Central 2.0, Lima
Say goodbye to the old Central, because its days are officially numbered. Following the purchase of a new location in Lima’s hip Barranco neighborhood, Martínez and León are closing March 2018 and relocating their flagship restaurant to a large complex chock full of new projects. Not only will the complex be home to the new Central, it will also host a new, more accessible concept called Kjolle (more below), a garden dedicated to the plants species of coastal Lima, and a larger space for their research arm, Mater Iniciativa (right now, the crew is working out of something that is not much bigger than a broom closet).
With months-long waits for reservations, an 18-course tasting menu, and the top spot on Latin America’s 50 Best list, Central isn’t exactly accessible to all. That’s where Kjolle will come in. “It’s a concept where we want people to come to more often, where locals can come without a reservation,” Martínez says.
Named for an indigenous Peruvian plant species, this new restaurant will serve food that showcases a variety of Latin American cuisine from Peru to Patagonia and beyond. León is taking the helm at Kjolle, giving her a chance to get some of the spotlight that Martínez believes is long overdue. “Pia is the one who is directing the [Central] kitchen, she’s the one who is not getting any credit at all, and she’s the one who’s always in the kitchen doing the hard work,” Martínez says. “She deserves the space to just do her own thing.”
León seems to be looking forward to what she calls the “liberty” of Kjolle, to use ingredients from different ecosystems in a way that is just not possible given the tenets of Central. “It’s more like free work, it going to be more creativity,” she says. Of course, she hopes to still give plenty of attention to Central. “The idea is I’ll be in both restaurants. They’re close, walking distance. I don’t want it to be separate; Central is home.”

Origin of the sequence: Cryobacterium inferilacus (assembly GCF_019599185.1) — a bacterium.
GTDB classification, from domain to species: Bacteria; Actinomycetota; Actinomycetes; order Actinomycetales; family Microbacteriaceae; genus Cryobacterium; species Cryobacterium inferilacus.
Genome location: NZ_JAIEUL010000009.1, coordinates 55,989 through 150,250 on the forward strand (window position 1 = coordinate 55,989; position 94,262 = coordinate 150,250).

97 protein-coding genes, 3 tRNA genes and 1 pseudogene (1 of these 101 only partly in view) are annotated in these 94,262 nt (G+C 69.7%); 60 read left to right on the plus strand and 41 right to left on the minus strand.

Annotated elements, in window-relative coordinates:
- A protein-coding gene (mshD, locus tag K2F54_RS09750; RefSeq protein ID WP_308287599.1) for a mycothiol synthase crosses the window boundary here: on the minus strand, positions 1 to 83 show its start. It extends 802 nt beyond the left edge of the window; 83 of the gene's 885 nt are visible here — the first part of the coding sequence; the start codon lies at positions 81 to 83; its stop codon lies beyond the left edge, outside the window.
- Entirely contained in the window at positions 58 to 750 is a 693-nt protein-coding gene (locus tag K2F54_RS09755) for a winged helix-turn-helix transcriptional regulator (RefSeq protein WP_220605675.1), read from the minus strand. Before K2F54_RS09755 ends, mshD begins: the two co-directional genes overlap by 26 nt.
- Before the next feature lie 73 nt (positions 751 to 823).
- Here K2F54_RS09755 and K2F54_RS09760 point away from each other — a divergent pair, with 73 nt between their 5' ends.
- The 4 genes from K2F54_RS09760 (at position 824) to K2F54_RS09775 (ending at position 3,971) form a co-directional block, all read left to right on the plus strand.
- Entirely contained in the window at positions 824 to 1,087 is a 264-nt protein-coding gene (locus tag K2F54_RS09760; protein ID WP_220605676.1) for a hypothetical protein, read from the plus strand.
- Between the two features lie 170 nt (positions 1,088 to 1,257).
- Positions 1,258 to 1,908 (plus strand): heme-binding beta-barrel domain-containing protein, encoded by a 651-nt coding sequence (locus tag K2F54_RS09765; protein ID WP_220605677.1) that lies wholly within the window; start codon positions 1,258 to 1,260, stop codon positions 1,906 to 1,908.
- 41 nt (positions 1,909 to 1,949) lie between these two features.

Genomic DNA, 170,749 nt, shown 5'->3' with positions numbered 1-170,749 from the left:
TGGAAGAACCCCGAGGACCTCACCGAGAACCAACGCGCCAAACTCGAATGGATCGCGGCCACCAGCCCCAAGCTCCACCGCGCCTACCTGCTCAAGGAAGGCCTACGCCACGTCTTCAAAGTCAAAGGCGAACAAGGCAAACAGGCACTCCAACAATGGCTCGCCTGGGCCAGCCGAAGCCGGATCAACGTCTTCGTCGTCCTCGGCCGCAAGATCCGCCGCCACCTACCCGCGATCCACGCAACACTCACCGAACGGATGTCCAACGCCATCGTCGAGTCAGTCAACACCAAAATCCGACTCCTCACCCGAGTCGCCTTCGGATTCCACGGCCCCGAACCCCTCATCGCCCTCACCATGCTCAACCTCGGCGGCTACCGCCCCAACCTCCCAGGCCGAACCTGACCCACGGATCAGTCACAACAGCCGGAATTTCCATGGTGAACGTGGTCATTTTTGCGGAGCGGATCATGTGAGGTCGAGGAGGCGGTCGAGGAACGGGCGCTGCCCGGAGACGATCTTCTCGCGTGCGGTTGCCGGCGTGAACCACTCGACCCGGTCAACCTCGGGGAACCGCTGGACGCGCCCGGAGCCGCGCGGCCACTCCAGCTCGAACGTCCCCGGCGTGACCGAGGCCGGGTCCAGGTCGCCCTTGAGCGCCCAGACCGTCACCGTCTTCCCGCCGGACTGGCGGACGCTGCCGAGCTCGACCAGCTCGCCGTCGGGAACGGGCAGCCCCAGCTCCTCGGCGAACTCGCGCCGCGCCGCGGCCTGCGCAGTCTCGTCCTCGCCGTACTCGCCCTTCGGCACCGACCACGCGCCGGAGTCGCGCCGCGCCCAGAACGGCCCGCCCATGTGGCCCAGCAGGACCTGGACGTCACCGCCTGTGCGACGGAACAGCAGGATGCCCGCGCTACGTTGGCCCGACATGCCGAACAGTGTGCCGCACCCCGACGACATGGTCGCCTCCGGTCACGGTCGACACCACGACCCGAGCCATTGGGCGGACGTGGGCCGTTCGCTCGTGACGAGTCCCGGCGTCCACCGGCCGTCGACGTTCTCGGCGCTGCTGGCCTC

Possible Casual London Restaurant
While there have been rumors of an upcoming London restaurant, Virgilio Martínez says that something casual may be on the horizon: “I’m not sure it’s 100 percent, but we’re working for the possibility.” For now the concept will revolve around simple Peruvian dishes like ceviche with unique, Central-esque ingredients. According to Martínez, what’s really standing in the way is finding the right space. “We have a plan but not the place. I wouldn’t say it will be opening, but it’s in our plan. Maybe by the end of next year.”
And no, Martínez and León are not opening in the United States anytime soon
“I’d love to, but it’s not the right time yet,” Martínez says. “What I can tell you is, if we work this way, things will be moving to America, because there’s a lot of people working with us and they want to move there, they want to do stuff in New York.”